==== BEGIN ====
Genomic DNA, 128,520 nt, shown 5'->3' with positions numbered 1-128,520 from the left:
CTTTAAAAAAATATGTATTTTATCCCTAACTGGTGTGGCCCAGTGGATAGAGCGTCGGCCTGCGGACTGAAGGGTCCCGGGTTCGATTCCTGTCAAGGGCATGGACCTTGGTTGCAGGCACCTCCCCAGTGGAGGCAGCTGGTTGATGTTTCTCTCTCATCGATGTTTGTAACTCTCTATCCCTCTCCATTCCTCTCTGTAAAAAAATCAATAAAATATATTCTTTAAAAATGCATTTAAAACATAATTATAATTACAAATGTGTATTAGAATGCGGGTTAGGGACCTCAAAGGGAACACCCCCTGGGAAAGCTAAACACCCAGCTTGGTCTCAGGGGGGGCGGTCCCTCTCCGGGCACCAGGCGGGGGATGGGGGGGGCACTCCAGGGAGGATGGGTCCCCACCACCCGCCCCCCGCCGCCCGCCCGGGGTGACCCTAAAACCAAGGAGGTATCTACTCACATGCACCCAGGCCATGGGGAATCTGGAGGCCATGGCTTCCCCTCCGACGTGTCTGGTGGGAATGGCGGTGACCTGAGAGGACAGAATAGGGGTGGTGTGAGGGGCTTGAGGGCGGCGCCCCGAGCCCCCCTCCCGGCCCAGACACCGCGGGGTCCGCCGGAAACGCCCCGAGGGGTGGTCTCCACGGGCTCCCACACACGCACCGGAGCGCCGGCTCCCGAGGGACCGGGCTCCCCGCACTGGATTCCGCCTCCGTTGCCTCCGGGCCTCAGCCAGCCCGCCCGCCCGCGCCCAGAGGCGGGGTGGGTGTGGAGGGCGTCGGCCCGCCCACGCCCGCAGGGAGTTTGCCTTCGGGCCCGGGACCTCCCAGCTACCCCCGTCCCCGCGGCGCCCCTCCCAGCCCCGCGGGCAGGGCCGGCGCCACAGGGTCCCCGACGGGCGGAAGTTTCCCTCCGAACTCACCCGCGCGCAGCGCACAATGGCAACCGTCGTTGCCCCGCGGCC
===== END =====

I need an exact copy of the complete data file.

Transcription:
Genomic DNA, 128,520 nt, shown 5'->3' with positions numbered 1-128,520 from the left:
CTTTAAAAAAATATGTATTTTATCCCTAACTGGTGTGGCCCAGTGGATAGAGCGTCGGCCTGCGGACTGAAGGGTCCCGGGTTCGATTCCTGTCAAGGGCATGGACCTTGGTTGCAGGCACCTCCCCAGTGGAGGCAGCTGGTTGATGTTTCTCTCTCATCGATGTTTGTAACTCTCTATCCCTCTCCATTCCTCTCTGTAAAAAAATCAATAAAATATATTCTTTAAAAATGCATTTAAAACATAATTATAATTACAAATGTGTATTAGAATGCGGGTTAGGGACCTCAAAGGGAACACCCCCTGGGAAAGCTAAACACCCAGCTTGGTCTCAGGGGGGGCGGTCCCTCTCCGGGCACCAGGCGGGGGATGGGGGGGGCACTCCAGGGAGGATGGGTCCCCACCACCCGCCCCCCGCCGCCCGCCCGGGGTGACCCTAAAACCAAGGAGGTATCTACTCACATGCACCCAGGCCATGGGGAATCTGGAGGCCATGGCTTCCCCTCCGACGTGTCTGGTGGGAATGGCGGTGACCTGAGAGGACAGAATAGGGGTGGTGTGAGGGGCTTGAGGGCGGCGCCCCGAGCCCCCCTCCCGGCCCAGACACCGCGGGGTCCGCCGGAAACGCCCCGAGGGGTGGTCTCCACGGGCTCCCACACACGCACCGGAGCGCCGGCTCCCGAGGGACCGGGCTCCCCGCACTGGATTCCGCCTCCGTTGCCTCCGGGCCTCAGCCAGCCCGCCCGCCCGCGCCCAGAGGCGGGGTGGGTGTGGAGGGCGTCGGCCCGCCCACGCCCGCAGGGAGTTTGCCTTCGGGCCCGGGACCTCCCAGCTACCCCCGTCCCCGCGGCGCCCCTCCCAGCCCCGCGGGCAGGGCCGGCGCCACAGGGTCCCCGACGGGCGGAAGTTTCCCTCCGAACTCACCCGCGCGCAGCGCACAATGGCAACCGTCGTTGCCCCGCGGCC